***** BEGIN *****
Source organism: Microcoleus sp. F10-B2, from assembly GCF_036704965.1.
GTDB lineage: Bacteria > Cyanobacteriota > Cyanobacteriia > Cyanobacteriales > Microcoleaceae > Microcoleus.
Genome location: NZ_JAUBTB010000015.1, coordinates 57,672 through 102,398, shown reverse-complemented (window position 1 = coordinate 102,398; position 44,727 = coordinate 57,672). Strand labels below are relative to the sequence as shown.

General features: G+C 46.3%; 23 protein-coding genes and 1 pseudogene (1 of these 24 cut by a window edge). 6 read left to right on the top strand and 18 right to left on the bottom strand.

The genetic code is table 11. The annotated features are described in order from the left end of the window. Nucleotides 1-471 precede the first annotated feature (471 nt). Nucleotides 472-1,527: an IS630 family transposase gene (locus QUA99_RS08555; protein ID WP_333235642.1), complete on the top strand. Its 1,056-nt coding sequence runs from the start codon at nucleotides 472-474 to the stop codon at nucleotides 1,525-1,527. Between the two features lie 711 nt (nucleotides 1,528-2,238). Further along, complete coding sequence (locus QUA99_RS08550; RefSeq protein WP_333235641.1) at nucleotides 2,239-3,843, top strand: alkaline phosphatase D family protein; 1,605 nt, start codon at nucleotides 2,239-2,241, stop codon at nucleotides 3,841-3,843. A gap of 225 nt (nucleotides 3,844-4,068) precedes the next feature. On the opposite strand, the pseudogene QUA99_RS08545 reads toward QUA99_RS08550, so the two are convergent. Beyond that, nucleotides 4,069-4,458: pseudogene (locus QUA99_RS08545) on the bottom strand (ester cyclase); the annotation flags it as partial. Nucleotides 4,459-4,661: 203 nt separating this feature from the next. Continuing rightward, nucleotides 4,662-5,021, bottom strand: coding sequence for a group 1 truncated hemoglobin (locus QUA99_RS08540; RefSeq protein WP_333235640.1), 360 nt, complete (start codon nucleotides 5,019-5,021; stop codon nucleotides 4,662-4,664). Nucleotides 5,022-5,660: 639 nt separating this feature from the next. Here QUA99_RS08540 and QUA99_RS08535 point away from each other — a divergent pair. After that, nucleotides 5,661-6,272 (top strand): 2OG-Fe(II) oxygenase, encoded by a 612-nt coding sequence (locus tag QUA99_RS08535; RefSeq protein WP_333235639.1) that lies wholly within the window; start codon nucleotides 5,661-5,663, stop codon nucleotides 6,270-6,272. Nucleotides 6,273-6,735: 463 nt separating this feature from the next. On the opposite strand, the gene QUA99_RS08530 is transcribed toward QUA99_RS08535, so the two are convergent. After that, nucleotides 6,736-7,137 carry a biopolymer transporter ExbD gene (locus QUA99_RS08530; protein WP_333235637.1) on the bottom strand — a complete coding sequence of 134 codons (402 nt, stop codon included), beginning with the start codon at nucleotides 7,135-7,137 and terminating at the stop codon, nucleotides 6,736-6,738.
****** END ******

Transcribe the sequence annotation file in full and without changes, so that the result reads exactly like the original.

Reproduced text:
Source organism: Microcoleus sp. F10-B2, from assembly GCF_036704965.1.
GTDB lineage: Bacteria > Cyanobacteriota > Cyanobacteriia > Cyanobacteriales > Microcoleaceae > Microcoleus.
Genome location: NZ_JAUBTB010000015.1, coordinates 57,672 through 102,398, shown reverse-complemented (window position 1 = coordinate 102,398; position 44,727 = coordinate 57,672). Strand labels below are relative to the sequence as shown.

General features: G+C 46.3%; 23 protein-coding genes and 1 pseudogene (1 of these 24 cut by a window edge). 6 read left to right on the top strand and 18 right to left on the bottom strand.

The genetic code is table 11. The annotated features are described in order from the left end of the window. Nucleotides 1-471 precede the first annotated feature (471 nt). Nucleotides 472-1,527: an IS630 family transposase gene (locus QUA99_RS08555; protein ID WP_333235642.1), complete on the top strand. Its 1,056-nt coding sequence runs from the start codon at nucleotides 472-474 to the stop codon at nucleotides 1,525-1,527. Between the two features lie 711 nt (nucleotides 1,528-2,238). Further along, complete coding sequence (locus QUA99_RS08550; RefSeq protein WP_333235641.1) at nucleotides 2,239-3,843, top strand: alkaline phosphatase D family protein; 1,605 nt, start codon at nucleotides 2,239-2,241, stop codon at nucleotides 3,841-3,843. A gap of 225 nt (nucleotides 3,844-4,068) precedes the next feature. On the opposite strand, the pseudogene QUA99_RS08545 reads toward QUA99_RS08550, so the two are convergent. Beyond that, nucleotides 4,069-4,458: pseudogene (locus QUA99_RS08545) on the bottom strand (ester cyclase); the annotation flags it as partial. Nucleotides 4,459-4,661: 203 nt separating this feature from the next. Continuing rightward, nucleotides 4,662-5,021, bottom strand: coding sequence for a group 1 truncated hemoglobin (locus QUA99_RS08540; RefSeq protein WP_333235640.1), 360 nt, complete (start codon nucleotides 5,019-5,021; stop codon nucleotides 4,662-4,664). Nucleotides 5,022-5,660: 639 nt separating this feature from the next. Here QUA99_RS08540 and QUA99_RS08535 point away from each other — a divergent pair. After that, nucleotides 5,661-6,272 (top strand): 2OG-Fe(II) oxygenase, encoded by a 612-nt coding sequence (locus tag QUA99_RS08535; RefSeq protein WP_333235639.1) that lies wholly within the window; start codon nucleotides 5,661-5,663, stop codon nucleotides 6,270-6,272. Nucleotides 6,273-6,735: 463 nt separating this feature from the next. On the opposite strand, the gene QUA99_RS08530 is transcribed toward QUA99_RS08535, so the two are convergent. After that, nucleotides 6,736-7,137 carry a biopolymer transporter ExbD gene (locus QUA99_RS08530; protein WP_333235637.1) on the bottom strand — a complete coding sequence of 134 codons (402 nt, stop codon included), beginning with the start codon at nucleotides 7,135-7,137 and terminating at the stop codon, nucleotides 6,736-6,738.